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Multi-class kinematic wave theory of traffic flow

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  • Logghe, S.
  • Immers, L.H.
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    Abstract

    The kinematic wave theory of traffic flow was independently developed by Lighthill and Whitham [Lighthill, M.J., Whitham, G.B., 1955. On kinematic waves. II. A theory of traffic flow on long crowded roads. Procedings of Royal Society A 229, 281-345] and Richards [Richards, P.I., 1956. Shockwaves on the highway. Operations Research 4, 42-51]. The original LWR model was extended in different directions to incorporate more and realistic details. The distinction of classes in traffic flow has received considerable attention recently. This paper proposes a framework for the different existing multi-class extensions of the kinematic wave theory. It turns out that the difference between all models lies in the assumption on how several classes interact. A new model is proposed where classes interact on a non-cooperative way. Slow vehicles act as moving bottlenecks for the fast vehicles, while fast vehicles maximize their speed without influencing slower vehicles. This leads to anisotropic behaviour of the traffic stream. This means that vehicles only react on stimuli in front of them. The new multi-class model is presented and illustrated in the moving bottleneck example of Newell [Newell, G.F., 1998. A moving bottleneck. Transportation Research Part B 32(8), 531-537].

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    Bibliographic Info

    Article provided by Elsevier in its journal Transportation Research Part B: Methodological.

    Volume (Year): 42 (2008)
    Issue (Month): 6 (July)
    Pages: 523-541

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    Handle: RePEc:eee:transb:v:42:y:2008:i:6:p:523-541

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    1. Holland, Edward N. & Woods, Andrew W., 1997. "A continuum model for the dispersion of traffic on two-lane roads," Transportation Research Part B: Methodological, Elsevier, vol. 31(6), pages 473-485, November.
    2. Wong, G. C. K. & Wong, S. C., 2002. "A multi-class traffic flow model - an extension of LWR model with heterogeneous drivers," Transportation Research Part A: Policy and Practice, Elsevier, vol. 36(9), pages 827-841, November.
    3. Daganzo, Carlos F., 1995. "A finite difference approximation of the kinematic wave model of traffic flow," Transportation Research Part B: Methodological, Elsevier, vol. 29(4), pages 261-276, August.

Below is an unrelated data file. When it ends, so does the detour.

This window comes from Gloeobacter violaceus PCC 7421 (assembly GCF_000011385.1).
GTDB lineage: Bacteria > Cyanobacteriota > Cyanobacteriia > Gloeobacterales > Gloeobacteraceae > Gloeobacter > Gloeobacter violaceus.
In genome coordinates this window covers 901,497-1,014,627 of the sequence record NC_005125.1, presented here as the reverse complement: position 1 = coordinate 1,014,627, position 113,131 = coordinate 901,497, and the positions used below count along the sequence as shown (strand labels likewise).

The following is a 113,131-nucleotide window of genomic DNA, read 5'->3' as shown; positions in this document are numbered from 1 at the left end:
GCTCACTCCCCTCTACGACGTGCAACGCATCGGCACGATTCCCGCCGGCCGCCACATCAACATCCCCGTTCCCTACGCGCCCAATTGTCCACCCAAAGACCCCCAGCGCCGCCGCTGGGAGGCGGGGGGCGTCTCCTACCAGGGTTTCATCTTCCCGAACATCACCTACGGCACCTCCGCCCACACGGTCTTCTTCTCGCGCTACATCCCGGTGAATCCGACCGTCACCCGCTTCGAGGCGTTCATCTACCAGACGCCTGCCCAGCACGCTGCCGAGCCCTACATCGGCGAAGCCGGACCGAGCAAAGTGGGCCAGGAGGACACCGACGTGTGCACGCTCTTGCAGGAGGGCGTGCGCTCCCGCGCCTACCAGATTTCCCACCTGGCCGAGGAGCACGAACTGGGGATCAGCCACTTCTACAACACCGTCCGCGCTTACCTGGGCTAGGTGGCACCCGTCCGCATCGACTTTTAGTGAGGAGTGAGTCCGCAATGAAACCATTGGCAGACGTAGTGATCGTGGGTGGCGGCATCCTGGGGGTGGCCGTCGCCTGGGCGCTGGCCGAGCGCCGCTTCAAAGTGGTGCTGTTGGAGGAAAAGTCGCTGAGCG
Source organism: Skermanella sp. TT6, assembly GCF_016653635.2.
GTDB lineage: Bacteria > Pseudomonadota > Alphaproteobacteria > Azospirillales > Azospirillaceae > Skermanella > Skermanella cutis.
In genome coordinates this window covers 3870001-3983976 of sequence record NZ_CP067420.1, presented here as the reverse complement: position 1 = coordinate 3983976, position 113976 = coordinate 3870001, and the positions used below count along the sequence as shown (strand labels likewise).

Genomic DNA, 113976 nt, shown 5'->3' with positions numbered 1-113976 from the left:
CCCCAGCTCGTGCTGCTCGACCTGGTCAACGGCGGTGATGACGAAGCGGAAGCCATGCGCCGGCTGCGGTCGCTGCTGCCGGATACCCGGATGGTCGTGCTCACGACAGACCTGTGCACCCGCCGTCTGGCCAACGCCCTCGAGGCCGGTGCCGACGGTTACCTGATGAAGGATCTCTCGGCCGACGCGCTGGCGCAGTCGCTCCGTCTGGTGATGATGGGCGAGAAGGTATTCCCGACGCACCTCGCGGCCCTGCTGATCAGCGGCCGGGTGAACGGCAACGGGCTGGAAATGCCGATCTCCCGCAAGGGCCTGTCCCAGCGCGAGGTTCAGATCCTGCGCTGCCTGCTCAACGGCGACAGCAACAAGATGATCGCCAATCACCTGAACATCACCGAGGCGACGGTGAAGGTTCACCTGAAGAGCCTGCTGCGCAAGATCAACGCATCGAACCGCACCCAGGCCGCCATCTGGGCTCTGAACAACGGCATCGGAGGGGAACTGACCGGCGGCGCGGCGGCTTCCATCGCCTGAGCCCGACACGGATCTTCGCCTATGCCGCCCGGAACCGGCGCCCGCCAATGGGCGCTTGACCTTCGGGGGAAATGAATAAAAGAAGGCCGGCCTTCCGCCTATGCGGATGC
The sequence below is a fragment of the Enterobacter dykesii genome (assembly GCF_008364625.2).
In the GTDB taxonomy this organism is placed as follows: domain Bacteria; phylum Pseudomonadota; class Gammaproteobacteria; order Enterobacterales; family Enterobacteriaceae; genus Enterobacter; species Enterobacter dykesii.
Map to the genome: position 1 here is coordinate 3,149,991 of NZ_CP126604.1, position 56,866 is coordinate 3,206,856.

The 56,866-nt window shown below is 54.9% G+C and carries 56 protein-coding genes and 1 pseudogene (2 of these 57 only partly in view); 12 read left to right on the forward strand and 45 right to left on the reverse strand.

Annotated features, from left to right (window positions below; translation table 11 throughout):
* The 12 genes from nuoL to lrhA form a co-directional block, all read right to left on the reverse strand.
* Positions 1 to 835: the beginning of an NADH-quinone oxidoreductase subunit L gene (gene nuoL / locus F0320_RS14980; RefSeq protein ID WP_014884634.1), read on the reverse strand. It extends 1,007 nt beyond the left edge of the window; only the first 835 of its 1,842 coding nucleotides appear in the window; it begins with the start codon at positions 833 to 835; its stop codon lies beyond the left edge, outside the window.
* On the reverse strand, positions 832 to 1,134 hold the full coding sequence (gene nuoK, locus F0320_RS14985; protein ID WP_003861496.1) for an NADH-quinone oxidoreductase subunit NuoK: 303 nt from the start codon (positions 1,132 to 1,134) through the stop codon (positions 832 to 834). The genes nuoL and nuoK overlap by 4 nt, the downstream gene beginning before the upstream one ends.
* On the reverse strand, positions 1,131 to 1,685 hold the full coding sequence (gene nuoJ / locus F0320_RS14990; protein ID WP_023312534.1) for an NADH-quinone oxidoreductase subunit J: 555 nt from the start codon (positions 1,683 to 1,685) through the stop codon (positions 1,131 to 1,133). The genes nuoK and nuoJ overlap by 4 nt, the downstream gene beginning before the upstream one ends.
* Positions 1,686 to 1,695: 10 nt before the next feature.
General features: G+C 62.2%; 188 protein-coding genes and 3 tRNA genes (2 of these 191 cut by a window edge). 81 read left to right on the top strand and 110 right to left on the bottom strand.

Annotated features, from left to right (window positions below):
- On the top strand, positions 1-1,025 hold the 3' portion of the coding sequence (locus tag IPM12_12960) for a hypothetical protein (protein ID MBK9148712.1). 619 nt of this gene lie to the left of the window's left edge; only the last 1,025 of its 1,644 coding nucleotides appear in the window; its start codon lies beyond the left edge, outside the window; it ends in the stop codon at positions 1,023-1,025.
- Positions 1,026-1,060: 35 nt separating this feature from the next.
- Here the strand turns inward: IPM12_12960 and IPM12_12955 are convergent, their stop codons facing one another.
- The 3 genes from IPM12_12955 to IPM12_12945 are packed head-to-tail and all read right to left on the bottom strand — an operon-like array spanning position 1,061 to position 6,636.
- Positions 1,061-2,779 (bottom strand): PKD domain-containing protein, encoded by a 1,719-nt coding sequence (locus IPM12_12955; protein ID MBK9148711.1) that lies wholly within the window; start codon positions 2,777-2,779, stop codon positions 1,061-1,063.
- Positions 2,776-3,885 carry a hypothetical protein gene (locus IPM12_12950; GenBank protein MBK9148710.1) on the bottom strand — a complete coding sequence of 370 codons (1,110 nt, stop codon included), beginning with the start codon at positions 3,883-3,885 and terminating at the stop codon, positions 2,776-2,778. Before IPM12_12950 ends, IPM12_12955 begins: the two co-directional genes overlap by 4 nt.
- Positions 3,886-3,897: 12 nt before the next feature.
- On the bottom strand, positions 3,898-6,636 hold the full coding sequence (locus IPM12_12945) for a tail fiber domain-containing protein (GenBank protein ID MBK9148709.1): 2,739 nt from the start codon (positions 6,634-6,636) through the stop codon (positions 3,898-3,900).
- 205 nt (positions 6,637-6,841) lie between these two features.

4. Ansorge, Rainer, 1990. "What does the entropy condition mean in traffic flow theory?," Transportation Research Part B: Methodological, Elsevier, vol. 24(2), pages 133-143, April.
    5. Daganzo, Carlos F., 1995. "The cell transmission model, part II: Network traffic," Transportation Research Part B: Methodological, Elsevier, vol. 29(2), pages 79-93, April.
    6. Daganzo, Carlos F., 2002. "A behavioral theory of multi-lane traffic flow. Part I: Long homogeneous freeway sections," Transportation Research Part B: Methodological, Elsevier, vol. 36(2), pages 131-158, February.
    7. Daganzo, Carlos F. & Lin, Wei-Hua & Del Castillo, Jose M., 1997. "A simple physical principle for the simulation of freeways with special lanes and priority vehicles," Transportation Research Part B: Methodological, Elsevier, vol. 31(2), pages 103-125, April.
    8. Daganzo, Carlos F., 1995. "Requiem for second-order fluid approximations of traffic flow," Transportation Research Part B: Methodological, Elsevier, vol. 29(4), pages 277-286, August.
    9. Daganzo, Carlos F., 1997. "A continuum theory of traffic dynamics for freeways with special lanes," Transportation Research Part B: Methodological, Elsevier, vol. 31(2), pages 83-102, April.
    10. Newell, G. F., 1998. "A moving bottleneck," Transportation Research Part B: Methodological, Elsevier, vol. 32(8), pages 531-537, November.
    11. Zhang, H. M., 2003. "Anisotropic property revisited--does it hold in multi-lane traffic?," Transportation Research Part B: Methodological, Elsevier, vol. 37(6), pages 561-577, July.
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